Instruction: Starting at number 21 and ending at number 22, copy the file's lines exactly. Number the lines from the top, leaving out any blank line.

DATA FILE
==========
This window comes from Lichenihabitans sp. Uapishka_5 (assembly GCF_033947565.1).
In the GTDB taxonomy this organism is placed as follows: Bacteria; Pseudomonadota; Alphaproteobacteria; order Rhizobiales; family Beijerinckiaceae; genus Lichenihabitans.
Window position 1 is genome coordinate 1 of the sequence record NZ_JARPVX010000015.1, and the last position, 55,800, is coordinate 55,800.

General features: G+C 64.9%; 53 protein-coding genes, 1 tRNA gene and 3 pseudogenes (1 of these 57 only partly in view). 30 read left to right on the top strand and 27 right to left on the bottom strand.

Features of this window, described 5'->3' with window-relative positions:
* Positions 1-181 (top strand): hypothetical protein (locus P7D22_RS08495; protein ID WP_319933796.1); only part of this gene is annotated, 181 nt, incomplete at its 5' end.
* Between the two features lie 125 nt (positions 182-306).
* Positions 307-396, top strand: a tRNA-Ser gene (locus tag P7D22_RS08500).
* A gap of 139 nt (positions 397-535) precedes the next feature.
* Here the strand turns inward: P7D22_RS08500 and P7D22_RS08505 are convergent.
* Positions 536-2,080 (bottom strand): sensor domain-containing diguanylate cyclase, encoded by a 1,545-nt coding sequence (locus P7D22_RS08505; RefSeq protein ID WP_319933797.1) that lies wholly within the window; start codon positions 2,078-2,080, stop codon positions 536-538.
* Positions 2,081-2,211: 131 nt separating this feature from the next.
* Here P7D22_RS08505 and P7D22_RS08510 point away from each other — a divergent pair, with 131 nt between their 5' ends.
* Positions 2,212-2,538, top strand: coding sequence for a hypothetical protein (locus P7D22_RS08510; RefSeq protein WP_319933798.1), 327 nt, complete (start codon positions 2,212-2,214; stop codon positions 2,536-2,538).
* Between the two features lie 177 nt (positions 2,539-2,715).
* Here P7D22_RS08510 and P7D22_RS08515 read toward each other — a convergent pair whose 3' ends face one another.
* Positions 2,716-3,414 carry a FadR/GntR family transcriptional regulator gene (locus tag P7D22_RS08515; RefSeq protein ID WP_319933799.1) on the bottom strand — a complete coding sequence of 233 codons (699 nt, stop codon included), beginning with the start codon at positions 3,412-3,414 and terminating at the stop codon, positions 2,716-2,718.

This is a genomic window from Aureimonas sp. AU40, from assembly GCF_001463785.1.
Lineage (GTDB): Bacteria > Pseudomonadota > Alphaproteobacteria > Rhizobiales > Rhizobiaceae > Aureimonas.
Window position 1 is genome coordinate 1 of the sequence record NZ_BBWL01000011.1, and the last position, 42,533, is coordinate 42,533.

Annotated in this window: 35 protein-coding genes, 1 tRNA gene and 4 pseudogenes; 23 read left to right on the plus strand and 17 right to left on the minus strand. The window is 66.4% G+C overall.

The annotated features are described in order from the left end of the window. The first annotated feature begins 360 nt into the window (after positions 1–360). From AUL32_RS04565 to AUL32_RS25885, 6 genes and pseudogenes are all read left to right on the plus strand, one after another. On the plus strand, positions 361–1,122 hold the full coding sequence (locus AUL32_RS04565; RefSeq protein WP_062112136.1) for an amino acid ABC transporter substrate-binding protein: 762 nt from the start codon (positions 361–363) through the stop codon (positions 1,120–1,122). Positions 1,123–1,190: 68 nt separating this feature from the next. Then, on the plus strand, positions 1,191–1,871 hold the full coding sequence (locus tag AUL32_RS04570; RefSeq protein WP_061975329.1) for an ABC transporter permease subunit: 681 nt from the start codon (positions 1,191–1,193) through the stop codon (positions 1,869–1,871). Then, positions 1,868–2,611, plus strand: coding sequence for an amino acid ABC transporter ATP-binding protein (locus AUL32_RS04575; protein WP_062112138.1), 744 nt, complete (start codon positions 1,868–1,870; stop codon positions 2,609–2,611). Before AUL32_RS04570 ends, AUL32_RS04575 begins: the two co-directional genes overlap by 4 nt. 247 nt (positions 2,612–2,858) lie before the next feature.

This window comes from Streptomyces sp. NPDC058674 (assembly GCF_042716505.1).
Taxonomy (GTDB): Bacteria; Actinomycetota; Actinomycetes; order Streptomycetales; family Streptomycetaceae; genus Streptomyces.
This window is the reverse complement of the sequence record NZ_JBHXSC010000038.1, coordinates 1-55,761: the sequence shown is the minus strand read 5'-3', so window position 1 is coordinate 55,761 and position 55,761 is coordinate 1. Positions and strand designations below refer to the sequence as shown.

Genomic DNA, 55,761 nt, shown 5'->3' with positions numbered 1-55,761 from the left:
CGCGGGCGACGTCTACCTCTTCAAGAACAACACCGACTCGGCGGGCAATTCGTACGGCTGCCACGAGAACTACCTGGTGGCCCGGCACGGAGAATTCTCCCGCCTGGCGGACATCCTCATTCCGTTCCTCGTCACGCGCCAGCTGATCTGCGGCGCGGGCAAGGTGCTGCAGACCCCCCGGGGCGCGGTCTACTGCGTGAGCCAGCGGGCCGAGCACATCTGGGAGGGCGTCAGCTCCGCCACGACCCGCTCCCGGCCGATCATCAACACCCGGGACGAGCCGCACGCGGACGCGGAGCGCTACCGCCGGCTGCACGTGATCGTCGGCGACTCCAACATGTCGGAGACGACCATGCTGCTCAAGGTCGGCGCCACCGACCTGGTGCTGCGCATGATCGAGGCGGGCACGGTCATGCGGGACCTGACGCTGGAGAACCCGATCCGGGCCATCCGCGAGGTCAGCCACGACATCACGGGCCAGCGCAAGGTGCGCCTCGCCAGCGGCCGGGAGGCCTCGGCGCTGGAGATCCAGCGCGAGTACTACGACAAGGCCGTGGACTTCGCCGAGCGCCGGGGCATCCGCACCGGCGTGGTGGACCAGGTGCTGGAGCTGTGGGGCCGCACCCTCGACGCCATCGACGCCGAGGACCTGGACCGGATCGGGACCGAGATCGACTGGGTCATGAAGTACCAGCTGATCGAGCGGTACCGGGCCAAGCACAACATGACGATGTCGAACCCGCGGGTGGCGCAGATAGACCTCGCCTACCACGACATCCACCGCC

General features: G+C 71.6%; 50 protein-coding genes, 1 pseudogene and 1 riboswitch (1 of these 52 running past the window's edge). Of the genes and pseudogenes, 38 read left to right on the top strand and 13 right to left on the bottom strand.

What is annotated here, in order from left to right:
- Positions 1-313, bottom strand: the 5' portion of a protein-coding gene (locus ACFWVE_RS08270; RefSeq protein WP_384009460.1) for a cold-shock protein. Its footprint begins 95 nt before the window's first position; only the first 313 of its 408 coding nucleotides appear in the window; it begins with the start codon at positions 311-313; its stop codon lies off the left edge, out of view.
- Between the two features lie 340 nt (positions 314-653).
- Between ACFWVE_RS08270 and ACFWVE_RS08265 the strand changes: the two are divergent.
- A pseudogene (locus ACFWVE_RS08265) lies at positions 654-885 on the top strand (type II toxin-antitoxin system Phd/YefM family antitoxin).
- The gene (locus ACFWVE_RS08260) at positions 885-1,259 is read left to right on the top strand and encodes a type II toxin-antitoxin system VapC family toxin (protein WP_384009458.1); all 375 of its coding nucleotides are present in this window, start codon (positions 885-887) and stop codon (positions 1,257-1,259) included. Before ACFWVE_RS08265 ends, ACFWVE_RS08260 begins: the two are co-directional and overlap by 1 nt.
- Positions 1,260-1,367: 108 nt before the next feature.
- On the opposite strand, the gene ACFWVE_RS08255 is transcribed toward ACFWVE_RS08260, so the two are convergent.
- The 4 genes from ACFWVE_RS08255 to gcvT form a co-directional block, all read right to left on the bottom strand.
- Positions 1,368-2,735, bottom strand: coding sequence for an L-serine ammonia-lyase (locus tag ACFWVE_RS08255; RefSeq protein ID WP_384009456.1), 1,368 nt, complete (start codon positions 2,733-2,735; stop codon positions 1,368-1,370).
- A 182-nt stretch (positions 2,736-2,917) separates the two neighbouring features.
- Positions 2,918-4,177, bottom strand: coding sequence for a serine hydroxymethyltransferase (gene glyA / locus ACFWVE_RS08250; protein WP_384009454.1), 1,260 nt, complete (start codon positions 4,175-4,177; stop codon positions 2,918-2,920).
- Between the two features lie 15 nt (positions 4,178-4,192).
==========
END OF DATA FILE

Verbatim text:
Annotated in this window: 35 protein-coding genes, 1 tRNA gene and 4 pseudogenes; 23 read left to right on the plus strand and 17 right to left on the minus strand. The window is 66.4% G+C overall.

The annotated features are described in order from the left end of the window. The first annotated feature begins 360 nt into the window (after positions 1–360). From AUL32_RS04565 to AUL32_RS25885, 6 genes and pseudogenes are all read left to right on the plus strand, one after another. On the plus strand, positions 361–1,122 hold the full coding sequence (locus AUL32_RS04565; RefSeq protein WP_062112136.1) for an amino acid ABC transporter substrate-binding protein: 762 nt from the start codon (positions 361–363) through the stop codon (positions 1,120–1,122). Positions 1,123–1,190: 68 nt separating this feature from the next. Then, on the plus strand, positions 1,191–1,871 hold the full coding sequence (locus tag AUL32_RS04570; RefSeq protein WP_061975329.1) for an ABC transporter permease subunit: 681 nt from the start codon (positions 1,191–1,193) through the stop codon (positions 1,869–1,871). Then, positions 1,868–2,611, plus strand: coding sequence for an amino acid ABC transporter ATP-binding protein (locus AUL32_RS04575; protein WP_062112138.1), 744 nt, complete (start codon positions 1,868–1,870; stop codon positions 2,609–2,611). Before AUL32_RS04570 ends, AUL32_RS04575 begins: the two co-directional genes overlap by 4 nt. 247 nt (positions 2,612–2,858) lie before the next feature.